Government on a go-slow on flooding

Over the last few days I’ve been out visiting properties affected by flooding.

I’ve talked to residents in Wath and Kilnhurst and businesses in Parkgate.

I’m dealing with a number of problems people have raised with me and am in close contact with the senior director at Rotherham Council who is co-ordinating the response.

I have offered my support to the headteacher at Kilnhurst Primary School and checking the plans in place to make sure children can continue learning while the school is closed.

After visiting businesses in Parkgate on Sunday, I reported back to Rotherham Council and urged immediate help.

As floods recovery minister for the Labour government in 2007, when our area was so badly affected, I helped set up help for businesses through the Regional Development Agency, Yorkshire Forward, since abolished by the Conservatives:

  • a £2m fund for small businesses, with up to £2,500 per business
  • a £3m fund for larger businesses, with up to £100,000 per business

The funds were available for repair or replacement of damaged property including equipment and furniture, as well as debris removal and other clean-up costs.

Labour also announced a £14 million package of immediate support for households and individuals in the areas worst hit by flooding.

The government must now act to help people and businesses get back on their feet, just like Labour did.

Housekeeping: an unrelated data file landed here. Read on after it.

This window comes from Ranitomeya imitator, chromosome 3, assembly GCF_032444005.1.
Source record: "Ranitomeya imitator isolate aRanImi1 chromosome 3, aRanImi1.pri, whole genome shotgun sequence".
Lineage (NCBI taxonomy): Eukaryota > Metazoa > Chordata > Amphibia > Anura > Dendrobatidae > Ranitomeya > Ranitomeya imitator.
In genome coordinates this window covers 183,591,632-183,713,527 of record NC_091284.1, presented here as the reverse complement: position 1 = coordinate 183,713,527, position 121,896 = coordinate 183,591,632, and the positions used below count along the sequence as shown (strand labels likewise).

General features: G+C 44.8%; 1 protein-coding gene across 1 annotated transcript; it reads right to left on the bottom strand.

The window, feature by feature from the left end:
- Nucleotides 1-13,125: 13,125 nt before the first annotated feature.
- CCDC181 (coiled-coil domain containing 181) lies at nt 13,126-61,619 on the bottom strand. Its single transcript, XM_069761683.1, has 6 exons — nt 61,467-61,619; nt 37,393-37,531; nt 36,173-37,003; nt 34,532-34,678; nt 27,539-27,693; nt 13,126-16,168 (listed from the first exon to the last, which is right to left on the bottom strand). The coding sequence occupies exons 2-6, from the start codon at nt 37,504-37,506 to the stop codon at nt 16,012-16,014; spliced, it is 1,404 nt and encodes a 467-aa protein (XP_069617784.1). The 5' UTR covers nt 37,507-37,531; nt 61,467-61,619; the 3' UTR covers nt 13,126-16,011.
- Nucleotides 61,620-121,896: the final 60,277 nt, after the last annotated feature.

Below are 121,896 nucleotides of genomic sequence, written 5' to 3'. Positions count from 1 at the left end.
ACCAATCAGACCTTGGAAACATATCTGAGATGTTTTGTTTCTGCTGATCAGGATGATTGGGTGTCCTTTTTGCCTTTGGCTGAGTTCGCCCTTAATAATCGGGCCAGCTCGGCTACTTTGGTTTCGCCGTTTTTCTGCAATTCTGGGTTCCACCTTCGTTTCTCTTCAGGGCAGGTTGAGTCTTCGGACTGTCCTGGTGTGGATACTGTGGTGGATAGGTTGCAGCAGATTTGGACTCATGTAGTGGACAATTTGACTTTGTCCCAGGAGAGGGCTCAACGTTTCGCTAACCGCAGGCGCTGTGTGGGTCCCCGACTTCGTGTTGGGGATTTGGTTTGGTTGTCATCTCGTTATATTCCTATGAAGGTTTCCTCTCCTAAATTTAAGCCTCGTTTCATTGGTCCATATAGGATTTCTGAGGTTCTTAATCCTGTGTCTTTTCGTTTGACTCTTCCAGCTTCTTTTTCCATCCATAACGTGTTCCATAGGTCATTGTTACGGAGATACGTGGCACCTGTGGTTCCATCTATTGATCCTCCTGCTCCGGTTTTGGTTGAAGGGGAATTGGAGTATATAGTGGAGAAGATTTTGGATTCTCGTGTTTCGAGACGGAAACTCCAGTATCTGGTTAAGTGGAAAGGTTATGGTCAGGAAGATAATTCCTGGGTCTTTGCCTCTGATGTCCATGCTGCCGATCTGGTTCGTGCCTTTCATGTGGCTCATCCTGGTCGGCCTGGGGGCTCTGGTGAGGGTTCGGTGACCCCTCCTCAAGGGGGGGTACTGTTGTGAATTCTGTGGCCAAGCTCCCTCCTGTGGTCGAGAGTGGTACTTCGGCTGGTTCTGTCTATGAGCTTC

The Conservatives have been on a go-slow since flooding hit our area. So far, they have refused to offer practical support.

At the weekend, the Conservative Prime Minister, Boris Johnson said that the floods were “not looking like something we need to escalate to the level of a national emergency”.

It’s hard to imagine him saying the same if this had happened in London.

However, following a letter by Labour Leader, Jeremy Corbyn, the PM finally announced a meeting of the Government's emergency committee, Cobra.

Since 2010, Tory cuts have pushed our emergency services to breaking point.

  • National spending on flood defences is down 10 per cent compared with 2015. The government’s planned spending on flood defences until 2021 heavily favours London and the south-east of England.
  • Since the Tories came to power, fire and rescue services across the country have been cut by over £300 million in real terms, shedding 23 per cent of their frontline staff. In South Yorkshire, firefighters have been cut by 25 per cent.
  • The Environment Agency, which prepares emergency flooding plans and responds when flooding occurs, has lost 20 per cent of its staff. The agency’s ability to respond to flooding incidents has been compromised by insufficient funding, with most incident response roles now filled on a voluntary basis by staff working overtime. Another crucial role performed by the Environment Agency is rover management, which is estimated to prevent over £1bn each year in flood damage.

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